Job Search Now: To Do or Not to Do?

Gwen Garrison |

COVID-19 furloughs and the now 40 million people who are first-time filers for unemployment have added new complexities to the job market these days.

Gotta Eat, Gotta Work

For some people, just getting through these months somehow dictates a search for any job you can do that will carry you through the next 6 to 8 months. Writing in Fast Company, Jeff Berger, CEO of New York-based “Talent, Inc., advises folks to focus on short-term solutions that will get you through these challenging times.

“Think about what you can do today, or during the next 30, 60, and 90 days,” he writes. “No one will penalize you for taking a job outside your field or on another career path for a little while.” It may even make you more marketable when this is over. Consider attributes such as intelligence, strategic thinking, or people skills, that have made you successful so far. “Use this time to explore jobs you may have not considered in the past, and perhaps you’ll find opportunities you wouldn’t have necessarily pursued otherwise.”

In exploring short-term options, he encourages job-seekers to inventory their top skills and look for ways to leverage them in a different capacity. Or look for telecommuting opportunities where location is irrelevant and in-person contact is not required. Do you have a hobby or talent you can turn into a short-term business by giving individual lessons or consulting online? Look at sectors that are ramping up to meet current demands, such as contact tracing, child care, or teaching.

Executive Jobs: Understanding your worth

It may seem that no one is hiring, but many organizations are hiring experienced, resourceful people to steer them through this crisis.  Circumstances point to a major re-shuffling of the American workforce.  So, read up on these currents as you plot your next move.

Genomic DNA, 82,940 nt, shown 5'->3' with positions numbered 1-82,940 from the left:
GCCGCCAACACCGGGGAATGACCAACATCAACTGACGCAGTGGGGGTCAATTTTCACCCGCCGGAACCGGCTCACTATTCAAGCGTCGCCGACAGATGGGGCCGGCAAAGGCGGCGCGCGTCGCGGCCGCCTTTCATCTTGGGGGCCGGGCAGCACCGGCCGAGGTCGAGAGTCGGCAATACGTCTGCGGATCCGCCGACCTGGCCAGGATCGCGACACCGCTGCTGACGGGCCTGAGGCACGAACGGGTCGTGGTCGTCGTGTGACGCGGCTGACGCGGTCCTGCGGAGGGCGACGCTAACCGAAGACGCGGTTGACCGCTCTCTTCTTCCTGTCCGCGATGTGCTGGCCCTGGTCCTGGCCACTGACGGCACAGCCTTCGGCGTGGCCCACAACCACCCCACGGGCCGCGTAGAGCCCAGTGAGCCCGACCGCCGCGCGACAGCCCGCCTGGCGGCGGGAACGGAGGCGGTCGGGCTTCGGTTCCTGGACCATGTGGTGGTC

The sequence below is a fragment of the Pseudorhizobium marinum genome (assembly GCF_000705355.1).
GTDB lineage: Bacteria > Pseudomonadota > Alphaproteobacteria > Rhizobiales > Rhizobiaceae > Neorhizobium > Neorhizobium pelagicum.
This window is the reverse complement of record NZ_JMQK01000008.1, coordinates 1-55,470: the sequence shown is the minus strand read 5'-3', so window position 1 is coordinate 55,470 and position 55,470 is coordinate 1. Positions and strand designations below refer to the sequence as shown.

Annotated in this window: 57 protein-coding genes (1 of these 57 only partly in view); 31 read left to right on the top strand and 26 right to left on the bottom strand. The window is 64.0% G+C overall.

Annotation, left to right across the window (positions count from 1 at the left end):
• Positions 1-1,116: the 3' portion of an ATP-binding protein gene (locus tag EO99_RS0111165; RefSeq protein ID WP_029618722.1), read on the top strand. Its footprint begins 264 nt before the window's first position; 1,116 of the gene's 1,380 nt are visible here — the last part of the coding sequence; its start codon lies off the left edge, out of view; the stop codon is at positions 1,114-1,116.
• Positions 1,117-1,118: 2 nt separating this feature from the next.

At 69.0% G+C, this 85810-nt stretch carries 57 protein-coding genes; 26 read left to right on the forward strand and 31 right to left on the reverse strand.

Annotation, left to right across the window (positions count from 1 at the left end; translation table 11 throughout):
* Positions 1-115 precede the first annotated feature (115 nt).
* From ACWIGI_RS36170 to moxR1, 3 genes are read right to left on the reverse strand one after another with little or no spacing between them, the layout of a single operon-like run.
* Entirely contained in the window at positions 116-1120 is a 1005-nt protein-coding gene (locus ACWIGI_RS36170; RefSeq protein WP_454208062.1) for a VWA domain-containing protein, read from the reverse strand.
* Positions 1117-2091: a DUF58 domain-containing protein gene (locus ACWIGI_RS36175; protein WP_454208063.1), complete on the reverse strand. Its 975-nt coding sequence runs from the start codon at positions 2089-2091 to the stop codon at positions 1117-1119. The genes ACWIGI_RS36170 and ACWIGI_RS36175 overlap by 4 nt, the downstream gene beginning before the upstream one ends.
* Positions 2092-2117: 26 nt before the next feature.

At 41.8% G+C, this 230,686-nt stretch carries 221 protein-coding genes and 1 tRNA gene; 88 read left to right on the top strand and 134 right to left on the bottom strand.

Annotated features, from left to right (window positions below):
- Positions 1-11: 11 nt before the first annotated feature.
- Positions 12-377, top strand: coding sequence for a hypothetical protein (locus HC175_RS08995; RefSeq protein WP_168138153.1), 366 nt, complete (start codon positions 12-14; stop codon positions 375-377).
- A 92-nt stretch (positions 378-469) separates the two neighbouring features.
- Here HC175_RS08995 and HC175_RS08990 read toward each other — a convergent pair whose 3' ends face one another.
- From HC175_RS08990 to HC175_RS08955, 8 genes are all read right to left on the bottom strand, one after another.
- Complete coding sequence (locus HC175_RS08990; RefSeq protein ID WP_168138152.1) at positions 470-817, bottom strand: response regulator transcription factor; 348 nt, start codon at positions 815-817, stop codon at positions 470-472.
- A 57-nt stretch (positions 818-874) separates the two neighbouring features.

In Laura Garnett says it is critical to know your value—and be able to talk about it effortlessly. “What you can offer doesn’t go away when you lose your job,” she says, “It’s within you, always.”

“Truly understanding your worth is powerful, but you need to be able to talk to others about it, too.” Hone in on those job openings that tap your value offerings.

Be fearless in your networking,” Garrett advises. “One of the awesome things we’re experiencing is a higher level of connectedness…. Take advantage of this and reach out.” Start with your network, and share the kind of jobs you seek and the type of companies you’d like to work for. Then, spread the word to people you don’t know.

And, be sure to “Treat your search like a job,” she adds. Like any job, this will need serious time, effort and tenacity. Your investment in you will pay off.

Whether you are an executive or a young professional, success will depend on your confidence and mindset. Both, experts agree, are essential throughout the entire experience. Recruiters talk about the volume of applications for current openings tripling or even quadrupling. No matter. Use this COVID-19 and unemployment-related time to build up your confidence and strengthen your mindset muscles.

Prepare to Interview Virtually

Be prepared to excel at video interviews, making sure you have an attractive place, free from clutter and distractions, to set up. Practice is critical—individual Zoom accounts are free so sign up and practice with your friends and colleagues. Pay special attention to framing your whole face attractively, and adjust lighting so it is clear and flattering. Interviewers do not wish to see your face through a fishbowl or try to find your face in dark screen.

Finally, be honest with yourself. If you must take a less than ideal job to carry you through this crisis, commit to it with your whole heart. You will earn a good reference and a chance to demonstrate your resourcefulness. If you are an executive, be wary of taking a job with an employer you have doubts about. Most employers, even now, expect new hires to stay a year or two, or more.

For more information, see the articles below, in addition to your local chamber of commerce, and national and regional professional organizations related to your field.


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